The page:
The world had set me up to believe that it was women who went mad. It was simply women’s pain that manifested as madness.
CW: rape, sexual assault, suicide
Joan has just witnessed a man shooting himself in a crowded restaurant, where she was eating dinner with her lover, a married man. After this traumatic event, she decides to drive from New York to California, looking for a woman named Alice, who she thinks can help her unravel her past.
One of the core issues that Animal explores is the way that men can ruin lives without a care, to get what they want. This comes up again and again and again. And again, until I find myself wondering whether maybe Taddeo had taken it a tad too far, exaggerated too much. I think she did take it too far, but I can’t say that I didn’t enjoy it. The novel feels oppressive, a bit frenzied, evoking a feeling as if you’ve had a sunstroke and your mind is repeatedly going over the same five thoughts. I almost wish I had read it in one sitting, to really be immersed in that feeling.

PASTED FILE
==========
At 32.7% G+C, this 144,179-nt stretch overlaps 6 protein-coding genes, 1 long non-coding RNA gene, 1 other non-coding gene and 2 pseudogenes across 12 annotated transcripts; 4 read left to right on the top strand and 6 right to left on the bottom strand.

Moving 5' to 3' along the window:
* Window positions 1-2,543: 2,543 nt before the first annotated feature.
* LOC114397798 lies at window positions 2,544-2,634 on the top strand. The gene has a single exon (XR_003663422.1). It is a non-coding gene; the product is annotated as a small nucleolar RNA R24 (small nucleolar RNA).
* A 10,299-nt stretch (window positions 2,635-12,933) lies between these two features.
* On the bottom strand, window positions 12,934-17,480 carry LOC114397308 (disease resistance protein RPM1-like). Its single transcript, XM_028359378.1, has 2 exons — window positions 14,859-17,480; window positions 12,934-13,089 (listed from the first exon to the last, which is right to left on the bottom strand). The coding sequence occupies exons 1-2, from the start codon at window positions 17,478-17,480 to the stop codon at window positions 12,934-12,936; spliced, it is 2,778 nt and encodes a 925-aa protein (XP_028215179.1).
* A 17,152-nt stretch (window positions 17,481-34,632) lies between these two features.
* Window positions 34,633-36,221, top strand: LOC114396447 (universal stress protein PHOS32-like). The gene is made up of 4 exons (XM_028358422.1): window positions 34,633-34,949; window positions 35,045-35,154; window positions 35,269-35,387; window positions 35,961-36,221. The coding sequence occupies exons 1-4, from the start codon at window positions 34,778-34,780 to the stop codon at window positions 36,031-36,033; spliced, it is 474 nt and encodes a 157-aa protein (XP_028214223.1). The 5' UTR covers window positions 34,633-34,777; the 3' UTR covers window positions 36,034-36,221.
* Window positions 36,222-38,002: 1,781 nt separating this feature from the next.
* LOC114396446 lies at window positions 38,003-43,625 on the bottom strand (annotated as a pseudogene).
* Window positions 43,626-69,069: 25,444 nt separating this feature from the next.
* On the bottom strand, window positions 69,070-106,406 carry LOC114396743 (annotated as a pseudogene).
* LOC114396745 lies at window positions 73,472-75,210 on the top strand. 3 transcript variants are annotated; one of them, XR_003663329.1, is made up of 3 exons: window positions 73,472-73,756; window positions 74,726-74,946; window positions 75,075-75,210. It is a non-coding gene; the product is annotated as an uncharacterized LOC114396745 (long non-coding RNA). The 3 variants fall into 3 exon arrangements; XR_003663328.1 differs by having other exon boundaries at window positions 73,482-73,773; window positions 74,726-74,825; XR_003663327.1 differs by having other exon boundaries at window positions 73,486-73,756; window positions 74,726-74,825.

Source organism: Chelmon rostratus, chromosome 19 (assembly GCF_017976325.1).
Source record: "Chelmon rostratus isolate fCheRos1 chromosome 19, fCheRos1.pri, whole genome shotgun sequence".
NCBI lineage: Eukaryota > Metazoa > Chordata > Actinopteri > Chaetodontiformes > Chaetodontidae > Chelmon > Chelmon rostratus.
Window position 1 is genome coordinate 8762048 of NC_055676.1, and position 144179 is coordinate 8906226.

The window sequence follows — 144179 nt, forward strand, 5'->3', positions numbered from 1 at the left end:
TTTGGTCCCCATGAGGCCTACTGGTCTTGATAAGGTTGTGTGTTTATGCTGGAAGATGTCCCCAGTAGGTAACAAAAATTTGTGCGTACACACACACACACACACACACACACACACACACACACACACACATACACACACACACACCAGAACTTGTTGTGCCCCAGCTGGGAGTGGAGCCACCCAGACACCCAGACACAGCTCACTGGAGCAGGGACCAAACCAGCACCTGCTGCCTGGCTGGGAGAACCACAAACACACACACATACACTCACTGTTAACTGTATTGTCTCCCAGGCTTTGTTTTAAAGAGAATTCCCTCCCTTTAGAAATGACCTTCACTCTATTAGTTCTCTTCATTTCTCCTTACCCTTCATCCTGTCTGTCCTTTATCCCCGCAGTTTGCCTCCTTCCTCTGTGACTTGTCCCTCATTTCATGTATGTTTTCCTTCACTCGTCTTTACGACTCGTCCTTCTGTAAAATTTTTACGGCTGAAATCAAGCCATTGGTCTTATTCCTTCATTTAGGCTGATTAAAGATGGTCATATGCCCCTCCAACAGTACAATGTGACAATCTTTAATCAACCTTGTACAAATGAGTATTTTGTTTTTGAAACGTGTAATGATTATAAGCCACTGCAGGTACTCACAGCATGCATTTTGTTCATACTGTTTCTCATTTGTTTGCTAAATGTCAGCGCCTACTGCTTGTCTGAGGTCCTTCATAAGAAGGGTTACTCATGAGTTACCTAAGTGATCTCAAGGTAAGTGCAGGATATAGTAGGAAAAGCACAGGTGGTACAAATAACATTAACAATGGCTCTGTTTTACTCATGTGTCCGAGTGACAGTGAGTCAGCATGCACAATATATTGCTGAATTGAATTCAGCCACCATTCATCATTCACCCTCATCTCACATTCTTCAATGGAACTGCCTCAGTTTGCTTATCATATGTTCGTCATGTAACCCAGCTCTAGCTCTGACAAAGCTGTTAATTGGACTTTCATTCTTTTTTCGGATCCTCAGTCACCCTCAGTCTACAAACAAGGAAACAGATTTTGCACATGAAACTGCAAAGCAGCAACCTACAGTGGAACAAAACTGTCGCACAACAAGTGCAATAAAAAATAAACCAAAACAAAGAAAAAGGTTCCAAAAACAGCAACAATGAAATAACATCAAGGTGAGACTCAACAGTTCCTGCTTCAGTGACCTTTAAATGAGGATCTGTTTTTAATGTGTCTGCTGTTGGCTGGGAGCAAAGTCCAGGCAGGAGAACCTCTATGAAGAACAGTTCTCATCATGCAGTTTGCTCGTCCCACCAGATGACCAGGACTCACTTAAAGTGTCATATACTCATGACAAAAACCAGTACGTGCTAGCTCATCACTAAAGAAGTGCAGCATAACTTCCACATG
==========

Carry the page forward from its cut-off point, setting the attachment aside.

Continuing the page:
While I always get some satisfaction from stories that take a critical look at how men systemically tread on women, I found the way Taddeo examined women’s complicated relationships with each other even more interesting. The things we sometimes do to each other to protect ourselves, to fend for ourselves, not just between friends or colleagues, but even between mothers and daughters. I couldn’t relate to any of the characters, especially not Joan and Alice, but despite that they felt immediately recognizable. I still haven’t made up my mind about whether that is because they were well-rendered, or because they are tropes. Maybe a bit of both?
If you enjoyed Otessa Moshfegh’s My Year of Rest and Relaxation, I think you might enjoy this too. Neither of these novels are easy to read, with unlikable, privileged anti-heroines who wallow in misery, but I find them irresistible.